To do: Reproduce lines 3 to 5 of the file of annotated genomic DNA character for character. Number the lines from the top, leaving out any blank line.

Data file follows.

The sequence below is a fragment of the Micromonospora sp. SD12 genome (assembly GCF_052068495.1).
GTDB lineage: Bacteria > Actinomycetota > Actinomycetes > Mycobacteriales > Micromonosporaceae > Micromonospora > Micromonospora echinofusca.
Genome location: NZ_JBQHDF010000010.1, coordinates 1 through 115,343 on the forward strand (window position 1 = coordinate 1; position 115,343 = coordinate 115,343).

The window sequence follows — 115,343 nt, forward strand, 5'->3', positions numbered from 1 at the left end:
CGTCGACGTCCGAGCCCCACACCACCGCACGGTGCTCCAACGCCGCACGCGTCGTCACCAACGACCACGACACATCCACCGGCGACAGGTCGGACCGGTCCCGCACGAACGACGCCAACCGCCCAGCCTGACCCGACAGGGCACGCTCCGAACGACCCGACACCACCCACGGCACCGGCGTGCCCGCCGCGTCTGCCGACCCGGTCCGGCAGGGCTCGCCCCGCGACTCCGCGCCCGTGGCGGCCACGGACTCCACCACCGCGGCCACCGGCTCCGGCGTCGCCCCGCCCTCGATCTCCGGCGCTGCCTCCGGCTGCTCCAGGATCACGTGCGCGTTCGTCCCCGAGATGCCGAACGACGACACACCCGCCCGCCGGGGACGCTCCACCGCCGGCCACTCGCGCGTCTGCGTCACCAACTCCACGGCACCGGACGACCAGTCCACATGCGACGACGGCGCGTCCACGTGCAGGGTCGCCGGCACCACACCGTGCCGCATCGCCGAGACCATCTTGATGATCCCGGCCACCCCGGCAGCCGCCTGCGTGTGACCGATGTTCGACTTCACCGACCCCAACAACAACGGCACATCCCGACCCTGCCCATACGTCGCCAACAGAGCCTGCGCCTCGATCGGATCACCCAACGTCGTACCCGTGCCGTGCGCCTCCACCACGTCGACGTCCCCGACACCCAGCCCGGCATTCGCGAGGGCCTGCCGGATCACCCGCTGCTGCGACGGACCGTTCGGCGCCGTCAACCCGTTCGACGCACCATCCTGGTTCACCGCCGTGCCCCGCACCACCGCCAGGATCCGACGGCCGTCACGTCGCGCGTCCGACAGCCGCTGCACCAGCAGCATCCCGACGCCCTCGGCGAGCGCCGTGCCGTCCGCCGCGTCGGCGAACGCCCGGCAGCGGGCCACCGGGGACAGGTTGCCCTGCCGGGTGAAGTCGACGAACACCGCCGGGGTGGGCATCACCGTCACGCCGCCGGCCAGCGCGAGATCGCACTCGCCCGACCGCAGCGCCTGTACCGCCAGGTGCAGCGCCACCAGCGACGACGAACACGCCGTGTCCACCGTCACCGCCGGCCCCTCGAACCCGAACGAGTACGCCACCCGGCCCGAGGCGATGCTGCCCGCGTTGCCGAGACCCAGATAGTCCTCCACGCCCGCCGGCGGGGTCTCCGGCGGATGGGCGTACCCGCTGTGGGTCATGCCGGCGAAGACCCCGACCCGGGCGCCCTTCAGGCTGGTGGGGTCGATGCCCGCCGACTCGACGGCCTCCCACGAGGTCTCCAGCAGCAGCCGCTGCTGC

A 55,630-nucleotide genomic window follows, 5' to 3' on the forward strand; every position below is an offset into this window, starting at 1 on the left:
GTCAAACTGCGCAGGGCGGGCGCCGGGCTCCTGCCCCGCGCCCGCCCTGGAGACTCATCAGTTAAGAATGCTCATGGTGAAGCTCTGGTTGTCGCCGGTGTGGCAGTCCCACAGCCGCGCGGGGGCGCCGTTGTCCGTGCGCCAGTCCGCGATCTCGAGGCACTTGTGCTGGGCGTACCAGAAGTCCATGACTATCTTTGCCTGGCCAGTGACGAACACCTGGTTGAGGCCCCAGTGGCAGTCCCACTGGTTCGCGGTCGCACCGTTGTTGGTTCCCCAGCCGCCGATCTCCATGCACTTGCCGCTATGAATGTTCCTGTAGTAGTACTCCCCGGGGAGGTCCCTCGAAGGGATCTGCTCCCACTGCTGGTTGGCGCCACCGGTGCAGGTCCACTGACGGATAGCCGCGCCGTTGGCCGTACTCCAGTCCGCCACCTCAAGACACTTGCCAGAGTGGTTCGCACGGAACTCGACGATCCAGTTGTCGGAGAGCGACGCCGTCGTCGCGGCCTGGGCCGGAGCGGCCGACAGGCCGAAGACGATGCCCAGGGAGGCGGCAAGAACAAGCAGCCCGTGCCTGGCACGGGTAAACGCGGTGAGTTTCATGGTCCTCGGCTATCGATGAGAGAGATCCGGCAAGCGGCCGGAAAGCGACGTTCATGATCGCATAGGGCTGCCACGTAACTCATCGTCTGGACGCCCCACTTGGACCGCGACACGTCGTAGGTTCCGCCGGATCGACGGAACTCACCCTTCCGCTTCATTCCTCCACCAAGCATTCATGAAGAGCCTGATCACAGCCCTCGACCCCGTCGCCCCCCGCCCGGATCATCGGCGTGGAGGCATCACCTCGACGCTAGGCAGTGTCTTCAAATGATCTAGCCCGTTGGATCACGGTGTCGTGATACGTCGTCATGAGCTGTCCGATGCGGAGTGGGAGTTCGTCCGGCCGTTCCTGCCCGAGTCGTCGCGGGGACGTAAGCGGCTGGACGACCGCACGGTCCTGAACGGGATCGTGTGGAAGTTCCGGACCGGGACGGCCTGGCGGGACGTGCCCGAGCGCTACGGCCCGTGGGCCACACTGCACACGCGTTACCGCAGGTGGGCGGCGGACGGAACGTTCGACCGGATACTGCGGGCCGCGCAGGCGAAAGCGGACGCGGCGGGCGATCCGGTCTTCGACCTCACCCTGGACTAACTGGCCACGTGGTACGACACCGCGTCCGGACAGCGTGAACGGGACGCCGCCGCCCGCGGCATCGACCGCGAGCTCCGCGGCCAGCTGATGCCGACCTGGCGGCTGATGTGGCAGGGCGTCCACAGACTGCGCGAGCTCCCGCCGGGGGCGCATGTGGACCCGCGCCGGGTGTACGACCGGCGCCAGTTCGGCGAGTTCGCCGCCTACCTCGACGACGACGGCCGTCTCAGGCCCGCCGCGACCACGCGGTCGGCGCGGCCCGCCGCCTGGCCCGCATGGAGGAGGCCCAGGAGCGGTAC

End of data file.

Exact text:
Genome location: NZ_JBQHDF010000010.1, coordinates 1 through 115,343 on the forward strand (window position 1 = coordinate 1; position 115,343 = coordinate 115,343).

The window sequence follows — 115,343 nt, forward strand, 5'->3', positions numbered from 1 at the left end:
CGTCGACGTCCGAGCCCCACACCACCGCACGGTGCTCCAACGCCGCACGCGTCGTCACCAACGACCACGACACATCCACCGGCGACAGGTCGGACCGGTCCCGCACGAACGACGCCAACCGCCCAGCCTGACCCGACAGGGCACGCTCCGAACGACCCGACACCACCCACGGCACCGGCGTGCCCGCCGCGTCTGCCGACCCGGTCCGGCAGGGCTCGCCCCGCGACTCCGCGCCCGTGGCGGCCACGGACTCCACCACCGCGGCCACCGGCTCCGGCGTCGCCCCGCCCTCGATCTCCGGCGCTGCCTCCGGCTGCTCCAGGATCACGTGCGCGTTCGTCCCCGAGATGCCGAACGACGACACACCCGCCCGCCGGGGACGCTCCACCGCCGGCCACTCGCGCGTCTGCGTCACCAACTCCACGGCACCGGACGACCAGTCCACATGCGACGACGGCGCGTCCACGTGCAGGGTCGCCGGCACCACACCGTGCCGCATCGCCGAGACCATCTTGATGATCCCGGCCACCCCGGCAGCCGCCTGCGTGTGACCGATGTTCGACTTCACCGACCCCAACAACAACGGCACATCCCGACCCTGCCCATACGTCGCCAACAGAGCCTGCGCCTCGATCGGATCACCCAACGTCGTACCCGTGCCGTGCGCCTCCACCACGTCGACGTCCCCGACACCCAGCCCGGCATTCGCGAGGGCCTGCCGGATCACCCGCTGCTGCGACGGACCGTTCGGCGCCGTCAACCCGTTCGACGCACCATCCTGGTTCACCGCCGTGCCCCGCACCACCGCCAGGATCCGACGGCCGTCACGTCGCGCGTCCGACAGCCGCTGCACCAGCAGCATCCCGACGCCCTCGGCGAGCGCCGTGCCGTCCGCCGCGTCGGCGAACGCCCGGCAGCGGGCCACCGGGGACAGGTTGCCCTGCCGGGTGAAGTCGACGAACACCGCCGGGGTGGGCATCACCGTCACGCCGCCGGCCAGCGCGAGATCGCACTCGCCCGACCGCAGCGCCTGTACCGCCAGGTGCAGCGCCACCAGCGACGACGAACACGCCGTGTCCACCGTCACCGCCGGCCCCTCGAACCCGAACGAGTACGCCACCCGGCCCGAGGCGATGCTGCCCGCGTTGCCGAGACCCAGATAGTCCTCCACGCCCGCCGGCGGGGTCTCCGGCGGATGGGCGTACCCGCTGTGGGTCATGCCGGCGAAGACCCCGACCCGGGCGCCCTTCAGGCTGGTGGGGTCGATGCCCGCCGACTCGACGGCCTCCCACGAGGTCTCCAGCAGCAGCCGCTGCTGC